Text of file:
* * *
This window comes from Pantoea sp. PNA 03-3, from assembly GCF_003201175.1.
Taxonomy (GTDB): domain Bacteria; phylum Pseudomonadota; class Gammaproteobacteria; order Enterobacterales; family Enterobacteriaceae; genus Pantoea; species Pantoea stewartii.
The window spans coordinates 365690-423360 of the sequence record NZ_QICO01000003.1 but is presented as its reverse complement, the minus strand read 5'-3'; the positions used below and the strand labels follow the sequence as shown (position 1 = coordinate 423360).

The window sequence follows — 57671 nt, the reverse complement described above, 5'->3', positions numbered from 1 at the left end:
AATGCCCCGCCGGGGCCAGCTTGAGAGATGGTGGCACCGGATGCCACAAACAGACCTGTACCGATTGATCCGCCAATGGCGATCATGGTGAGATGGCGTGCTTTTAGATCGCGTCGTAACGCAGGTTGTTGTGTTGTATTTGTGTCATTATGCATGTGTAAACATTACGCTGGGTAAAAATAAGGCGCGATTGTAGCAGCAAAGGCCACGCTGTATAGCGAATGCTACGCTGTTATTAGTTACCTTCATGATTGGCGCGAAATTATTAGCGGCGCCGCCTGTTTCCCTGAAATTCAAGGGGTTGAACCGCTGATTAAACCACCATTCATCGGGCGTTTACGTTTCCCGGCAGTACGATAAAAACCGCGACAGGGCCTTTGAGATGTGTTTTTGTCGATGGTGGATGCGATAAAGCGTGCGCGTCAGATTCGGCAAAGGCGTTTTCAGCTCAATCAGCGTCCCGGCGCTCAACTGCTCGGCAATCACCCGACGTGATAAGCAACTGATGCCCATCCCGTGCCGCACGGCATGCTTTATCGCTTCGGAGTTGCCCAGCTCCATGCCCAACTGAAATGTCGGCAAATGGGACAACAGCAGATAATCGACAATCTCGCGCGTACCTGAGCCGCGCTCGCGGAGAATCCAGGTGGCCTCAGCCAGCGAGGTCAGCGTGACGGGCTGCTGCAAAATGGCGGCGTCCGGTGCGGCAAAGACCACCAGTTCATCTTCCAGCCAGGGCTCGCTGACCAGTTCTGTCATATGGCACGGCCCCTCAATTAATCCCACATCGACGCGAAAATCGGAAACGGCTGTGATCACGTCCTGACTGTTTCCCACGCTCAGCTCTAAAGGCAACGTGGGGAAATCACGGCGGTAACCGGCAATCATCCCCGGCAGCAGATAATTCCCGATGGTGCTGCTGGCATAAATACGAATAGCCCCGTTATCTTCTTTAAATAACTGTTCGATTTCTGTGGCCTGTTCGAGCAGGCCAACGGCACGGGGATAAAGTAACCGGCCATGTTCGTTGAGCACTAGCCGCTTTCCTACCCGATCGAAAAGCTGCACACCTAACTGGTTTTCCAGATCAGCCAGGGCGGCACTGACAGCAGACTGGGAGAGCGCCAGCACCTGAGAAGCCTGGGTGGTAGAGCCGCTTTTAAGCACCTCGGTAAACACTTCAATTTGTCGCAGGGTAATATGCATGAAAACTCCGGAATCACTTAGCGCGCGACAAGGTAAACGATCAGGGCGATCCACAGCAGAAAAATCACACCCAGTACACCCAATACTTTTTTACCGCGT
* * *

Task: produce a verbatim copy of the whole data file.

This window comes from Pantoea sp. PNA 03-3, from assembly GCF_003201175.1.
Taxonomy (GTDB): domain Bacteria; phylum Pseudomonadota; class Gammaproteobacteria; order Enterobacterales; family Enterobacteriaceae; genus Pantoea; species Pantoea stewartii.
The window spans coordinates 365690-423360 of the sequence record NZ_QICO01000003.1 but is presented as its reverse complement, the minus strand read 5'-3'; the positions used below and the strand labels follow the sequence as shown (position 1 = coordinate 423360).

The window sequence follows — 57671 nt, the reverse complement described above, 5'->3', positions numbered from 1 at the left end:
AATGCCCCGCCGGGGCCAGCTTGAGAGATGGTGGCACCGGATGCCACAAACAGACCTGTACCGATTGATCCGCCAATGGCGATCATGGTGAGATGGCGTGCTTTTAGATCGCGTCGTAACGCAGGTTGTTGTGTTGTATTTGTGTCATTATGCATGTGTAAACATTACGCTGGGTAAAAATAAGGCGCGATTGTAGCAGCAAAGGCCACGCTGTATAGCGAATGCTACGCTGTTATTAGTTACCTTCATGATTGGCGCGAAATTATTAGCGGCGCCGCCTGTTTCCCTGAAATTCAAGGGGTTGAACCGCTGATTAAACCACCATTCATCGGGCGTTTACGTTTCCCGGCAGTACGATAAAAACCGCGACAGGGCCTTTGAGATGTGTTTTTGTCGATGGTGGATGCGATAAAGCGTGCGCGTCAGATTCGGCAAAGGCGTTTTCAGCTCAATCAGCGTCCCGGCGCTCAACTGCTCGGCAATCACCCGACGTGATAAGCAACTGATGCCCATCCCGTGCCGCACGGCATGCTTTATCGCTTCGGAGTTGCCCAGCTCCATGCCCAACTGAAATGTCGGCAAATGGGACAACAGCAGATAATCGACAATCTCGCGCGTACCTGAGCCGCGCTCGCGGAGAATCCAGGTGGCCTCAGCCAGCGAGGTCAGCGTGACGGGCTGCTGCAAAATGGCGGCGTCCGGTGCGGCAAAGACCACCAGTTCATCTTCCAGCCAGGGCTCGCTGACCAGTTCTGTCATATGGCACGGCCCCTCAATTAATCCCACATCGACGCGAAAATCGGAAACGGCTGTGATCACGTCCTGACTGTTTCCCACGCTCAGCTCTAAAGGCAACGTGGGGAAATCACGGCGGTAACCGGCAATCATCCCCGGCAGCAGATAATTCCCGATGGTGCTGCTGGCATAAATACGAATAGCCCCGTTATCTTCTTTAAATAACTGTTCGATTTCTGTGGCCTGTTCGAGCAGGCCAACGGCACGGGGATAAAGTAACCGGCCATGTTCGTTGAGCACTAGCCGCTTTCCTACCCGATCGAAAAGCTGCACACCTAACTGGTTTTCCAGATCAGCCAGGGCGGCACTGACAGCAGACTGGGAGAGCGCCAGCACCTGAGAAGCCTGGGTGGTAGAGCCGCTTTTAAGCACCTCGGTAAACACTTCAATTTGTCGCAGGGTAATATGCATGAAAACTCCGGAATCACTTAGCGCGCGACAAGGTAAACGATCAGGGCGATCCACAGCAGAAAAATCACACCCAGTACACCCAATACTTTTTTACCGCGT